The opening line-up
Mills had created "
Harlem Heroes", about the future sport of aeroball, a futuristic, violent version of basketballwith jet-packs. Similar future sport series had been a fixture of "Action". Wanting to give the new comic a distinctive look, Mills wanted to use European artists, but the work turned in on "Harlem Heroes" by Trigo was disappointing. Veteran British artists Ron Turner and Barrie Mitchellwere tried out, but a newcomer called Dave Gibbonswon the editor over with his dynamic, American-influenced drawings and got the job. Mills wrote the first five episodes before handing the strip to " Roy of the Rovers" writer Tom Tully.
"Dan Dare" was extensively revamped to make it more futuristic. In the new stories he had been put into suspended animation and revived several centuries in the future. Several artists were tried out before Mills settled on Italian artist
Massimo Belardinelli, whose imaginative, hallucinatory work was fantastic at visualising aliens, although perhaps less satisfying on the hero himself. The scripts were endlessly rewritten in an attempt to make the series work, but few "Dan Dare" fans remember this version of the character fondly. Belardinelli and Gibbons later switched strips, with Gibbons drawing "Dare" and Belardinelli drawing the "Harlem Heroes" sequel "Inferno". When Gibbons took over Dare in Prog 28 the strip was refashioned as a 'Star Trek' style space opera.
The other opening strips were "
M.A.C.H. 1", a super-powered secret agent inspired by " The Six Million Dollar Man"; "Invasion!", about a "Volgan" (thinly disguised Russian) invasion of Britain opposed by tough Londonlorry driver turned guerrilla fighter Bill Savage; and "Flesh", a particularly violent strip about time-travelling cowboys farming dinosaurs for their meat.
Once the comic had been made ready to launch, Mills quit as editor and handed the reins to
Kelvin Gosnell, whose idea it was in the first place. Gosnell appeared as the fall guy in the Tharg photostrips that were a feature of the comic in its early years.
The early years
Wagner swallowed his pride and returned to write "Judge Dredd", starting in prog 9. His "Robot Wars" storyline was drawn by a rotating team of artists, including McMahon, Ezquerra, Turner and Ian Gibson, and marked the point where "Dredd" became the most popular character in the comic, a position he has rarely relinquished. Dredd's city, which now covered most of the east coast of North America, became known as
Mega-City One. Dredd had also been unmasked in issue 8 in a story drawn by Massimo Belardinelli, but the face drawn was not anywhere near that which had been hopedFact|date=April 2008. The decision was made to make out that Dredd's face had been scarred and the panel had a 'censored' banner slapped on it. After this Dredd's face was never attempted to be shown again.
A new story format was introduced in prog 25 - "Tharg's Future Shocks", one-off twist-in-the-tail stories devised by writer Steve Moore. "2000 AD" still uses this format as filler and to try out new talent. One early "Future Shock" was drawn by "2000 AD"'s then art assistant Kevin O'Neill.
Wagner introduced a new character, "
Robo-Hunter", in 1978. The hero, Sam Slade, was a private detective-type character specialising in robot-related cases. José Ferrer was the original artist, but the editorial team were not happy with his work and quickly replaced him with Ian Gibson, who redrew parts of Ferrer's episodes before taking over himself. Gibson's imaginative, cartoony art helped drive the series' style from hard-boiled detective to surreal comedy. As the series continued Sam was joined by an idiot kit-built robot assistant, Hoagy, and even, after a crack-down on smoking in IPC comics, a Cuban robot cigar, Stogie, designed to help him cut down on nicotine. The hero started out based on Humphrey Bogart, but after a few years he looked more like Ted DansonFact|date=April 2008.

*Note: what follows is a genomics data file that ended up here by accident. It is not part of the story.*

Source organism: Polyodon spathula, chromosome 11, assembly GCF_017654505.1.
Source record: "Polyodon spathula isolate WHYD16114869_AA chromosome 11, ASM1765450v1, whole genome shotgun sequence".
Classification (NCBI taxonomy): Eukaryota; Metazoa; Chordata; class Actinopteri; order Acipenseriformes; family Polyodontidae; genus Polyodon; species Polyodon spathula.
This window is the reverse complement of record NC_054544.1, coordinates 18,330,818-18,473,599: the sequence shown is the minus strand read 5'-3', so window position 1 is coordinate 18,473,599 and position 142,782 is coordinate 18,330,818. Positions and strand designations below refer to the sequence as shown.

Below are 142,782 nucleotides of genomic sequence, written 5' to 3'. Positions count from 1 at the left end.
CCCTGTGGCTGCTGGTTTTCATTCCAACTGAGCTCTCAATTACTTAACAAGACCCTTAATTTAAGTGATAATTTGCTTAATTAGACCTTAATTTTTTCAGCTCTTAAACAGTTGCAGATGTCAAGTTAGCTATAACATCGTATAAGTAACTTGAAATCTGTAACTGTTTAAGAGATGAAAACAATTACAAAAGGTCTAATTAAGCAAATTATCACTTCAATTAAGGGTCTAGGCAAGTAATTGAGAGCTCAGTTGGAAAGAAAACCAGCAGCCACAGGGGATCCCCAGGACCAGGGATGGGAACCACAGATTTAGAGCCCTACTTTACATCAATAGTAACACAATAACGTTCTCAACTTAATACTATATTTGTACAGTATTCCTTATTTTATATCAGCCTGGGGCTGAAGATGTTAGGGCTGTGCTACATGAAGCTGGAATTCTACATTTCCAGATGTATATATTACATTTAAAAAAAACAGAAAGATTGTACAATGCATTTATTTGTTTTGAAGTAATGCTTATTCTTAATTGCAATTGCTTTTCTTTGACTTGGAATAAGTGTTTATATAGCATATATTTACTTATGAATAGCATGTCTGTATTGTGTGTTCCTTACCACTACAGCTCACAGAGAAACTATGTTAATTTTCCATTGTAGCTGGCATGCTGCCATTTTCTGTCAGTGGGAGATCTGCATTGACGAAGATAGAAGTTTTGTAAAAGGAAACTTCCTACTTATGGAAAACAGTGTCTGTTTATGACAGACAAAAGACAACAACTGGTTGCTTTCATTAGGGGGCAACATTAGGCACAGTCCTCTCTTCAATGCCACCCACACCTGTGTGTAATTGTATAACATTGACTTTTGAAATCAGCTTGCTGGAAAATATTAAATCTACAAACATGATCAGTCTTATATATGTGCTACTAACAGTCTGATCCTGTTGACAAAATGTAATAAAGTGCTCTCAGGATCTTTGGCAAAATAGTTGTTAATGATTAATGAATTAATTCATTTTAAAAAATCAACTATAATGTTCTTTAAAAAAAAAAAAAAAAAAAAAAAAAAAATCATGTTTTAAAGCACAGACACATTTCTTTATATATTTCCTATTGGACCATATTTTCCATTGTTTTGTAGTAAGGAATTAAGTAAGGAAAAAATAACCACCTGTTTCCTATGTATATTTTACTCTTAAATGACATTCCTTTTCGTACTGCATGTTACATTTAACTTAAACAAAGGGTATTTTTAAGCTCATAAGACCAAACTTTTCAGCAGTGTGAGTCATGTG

Other ongoing strips included "The Visible Man", detailing the misfortunes of Frank Hart, a man whose skin had been made transparent due to exposure to nuclear waste, and "Shako", (which followed the same formula as "Hook Jaw" from "Action" but with less success) the story of a
polar bearpursued by the Army because it had swallowed a secret capsule.
M.A.C.H. 1" was killed off in 1978 but a spin off, "M.A.C.H. Zero", continued into the 1980s. "Flesh" had a sequel in 1978, set on the prehistoric oceans, and Bill Savage appeared again in a prequel, "Disaster 1990", in which a nuclear explosion at the north pole had melted the polar ice-cap and flooded Britain.
In 1978 "2000 AD" launched the annual 48 page Summer Special, including a full length "M.A.C.H. Zero" story drawn by O'Neill. The yearly hardcover annual had started in 1977 and would continue till 1991.
Pat Mills took over writing "Dredd" for a six-month "epic" called "
The Cursed Earth", inspired by Roger Zelazny's " Damnation Alley", which took the future lawman out of the city on a humanitarian trek across the radioactive wasteland between the Mega-Cities. McMahon drew the bulk of the stories, with occasional episodes drawn by Brian Bolland. The story saw Dredd moved to the colour centre pages for the first time while "Dan Dare" was given the front page.
IPC had launched a second science fiction comic, "
Starlord", which was cancelled after only 22 issues and merged into "2000 AD". Two Starlord strips strengthened "2000 AD"'s line-up: " Strontium Dog", a mutant bounty huntercreated by Wagner and Ezquerra, and " Ro-Busters", a robot disaster squad created by Mills. "Ro-Busters" gave O'Neill the chance to spread his artistic wings and led to the popular spin-off " ABC Warriors". "Dan Dare" was suspended while "The Cursed Earth" was finished in time for the merger. Wagner returned to "Dredd" following the merger to write "The Day the Law Died", another six month epic in which Mega-City One was taken over by the insane Chief Judge Cal, based on the Roman emperor Caligula. Another cancelled title, "Tornado", was merged with "2000 AD" a few months later, contributing three stories to 2000AD - Blackhawk, an historical adventure series about a Nubian slave in the Roman empire which took a science-fictional turn in 2000AD with him becoming a gladiator in an alien world; The Mind of Wolfie Smith, a coming of age/psychic story of a runaway teenager, and Captain Klep, a single-page superhero parody.